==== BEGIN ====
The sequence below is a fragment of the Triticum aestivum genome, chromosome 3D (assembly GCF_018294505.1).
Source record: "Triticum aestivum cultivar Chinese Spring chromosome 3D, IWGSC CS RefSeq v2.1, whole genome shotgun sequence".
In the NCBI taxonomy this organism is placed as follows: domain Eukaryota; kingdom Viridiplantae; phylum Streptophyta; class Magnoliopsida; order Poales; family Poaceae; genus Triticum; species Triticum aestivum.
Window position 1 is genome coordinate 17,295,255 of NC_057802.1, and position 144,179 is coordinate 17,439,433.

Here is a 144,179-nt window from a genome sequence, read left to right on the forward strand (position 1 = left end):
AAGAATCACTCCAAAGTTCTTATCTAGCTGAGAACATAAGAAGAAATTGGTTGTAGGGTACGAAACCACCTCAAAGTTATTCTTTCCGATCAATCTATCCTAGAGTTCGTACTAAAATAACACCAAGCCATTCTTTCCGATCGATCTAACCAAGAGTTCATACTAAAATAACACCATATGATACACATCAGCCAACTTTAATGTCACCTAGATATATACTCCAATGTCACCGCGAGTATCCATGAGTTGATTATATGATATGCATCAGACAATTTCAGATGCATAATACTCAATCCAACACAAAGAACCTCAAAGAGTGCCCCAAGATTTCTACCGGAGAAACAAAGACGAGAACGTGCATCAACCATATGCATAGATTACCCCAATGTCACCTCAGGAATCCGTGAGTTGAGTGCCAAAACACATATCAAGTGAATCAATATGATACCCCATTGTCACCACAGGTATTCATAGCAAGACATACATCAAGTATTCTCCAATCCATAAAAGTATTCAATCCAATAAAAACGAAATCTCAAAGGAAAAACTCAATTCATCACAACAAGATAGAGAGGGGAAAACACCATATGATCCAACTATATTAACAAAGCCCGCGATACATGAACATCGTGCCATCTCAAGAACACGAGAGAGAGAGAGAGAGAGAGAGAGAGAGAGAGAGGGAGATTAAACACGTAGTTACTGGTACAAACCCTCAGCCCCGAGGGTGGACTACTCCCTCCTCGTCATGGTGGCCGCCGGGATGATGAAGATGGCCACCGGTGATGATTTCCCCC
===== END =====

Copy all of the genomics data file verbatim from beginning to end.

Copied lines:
The sequence below is a fragment of the Triticum aestivum genome, chromosome 3D (assembly GCF_018294505.1).
Source record: "Triticum aestivum cultivar Chinese Spring chromosome 3D, IWGSC CS RefSeq v2.1, whole genome shotgun sequence".
In the NCBI taxonomy this organism is placed as follows: domain Eukaryota; kingdom Viridiplantae; phylum Streptophyta; class Magnoliopsida; order Poales; family Poaceae; genus Triticum; species Triticum aestivum.
Window position 1 is genome coordinate 17,295,255 of NC_057802.1, and position 144,179 is coordinate 17,439,433.

Here is a 144,179-nt window from a genome sequence, read left to right on the forward strand (position 1 = left end):
AAGAATCACTCCAAAGTTCTTATCTAGCTGAGAACATAAGAAGAAATTGGTTGTAGGGTACGAAACCACCTCAAAGTTATTCTTTCCGATCAATCTATCCTAGAGTTCGTACTAAAATAACACCAAGCCATTCTTTCCGATCGATCTAACCAAGAGTTCATACTAAAATAACACCATATGATACACATCAGCCAACTTTAATGTCACCTAGATATATACTCCAATGTCACCGCGAGTATCCATGAGTTGATTATATGATATGCATCAGACAATTTCAGATGCATAATACTCAATCCAACACAAAGAACCTCAAAGAGTGCCCCAAGATTTCTACCGGAGAAACAAAGACGAGAACGTGCATCAACCATATGCATAGATTACCCCAATGTCACCTCAGGAATCCGTGAGTTGAGTGCCAAAACACATATCAAGTGAATCAATATGATACCCCATTGTCACCACAGGTATTCATAGCAAGACATACATCAAGTATTCTCCAATCCATAAAAGTATTCAATCCAATAAAAACGAAATCTCAAAGGAAAAACTCAATTCATCACAACAAGATAGAGAGGGGAAAACACCATATGATCCAACTATATTAACAAAGCCCGCGATACATGAACATCGTGCCATCTCAAGAACACGAGAGAGAGAGAGAGAGAGAGAGAGAGAGAGAGAGGGAGATTAAACACGTAGTTACTGGTACAAACCCTCAGCCCCGAGGGTGGACTACTCCCTCCTCGTCATGGTGGCCGCCGGGATGATGAAGATGGCCACCGGTGATGATTTCCCCC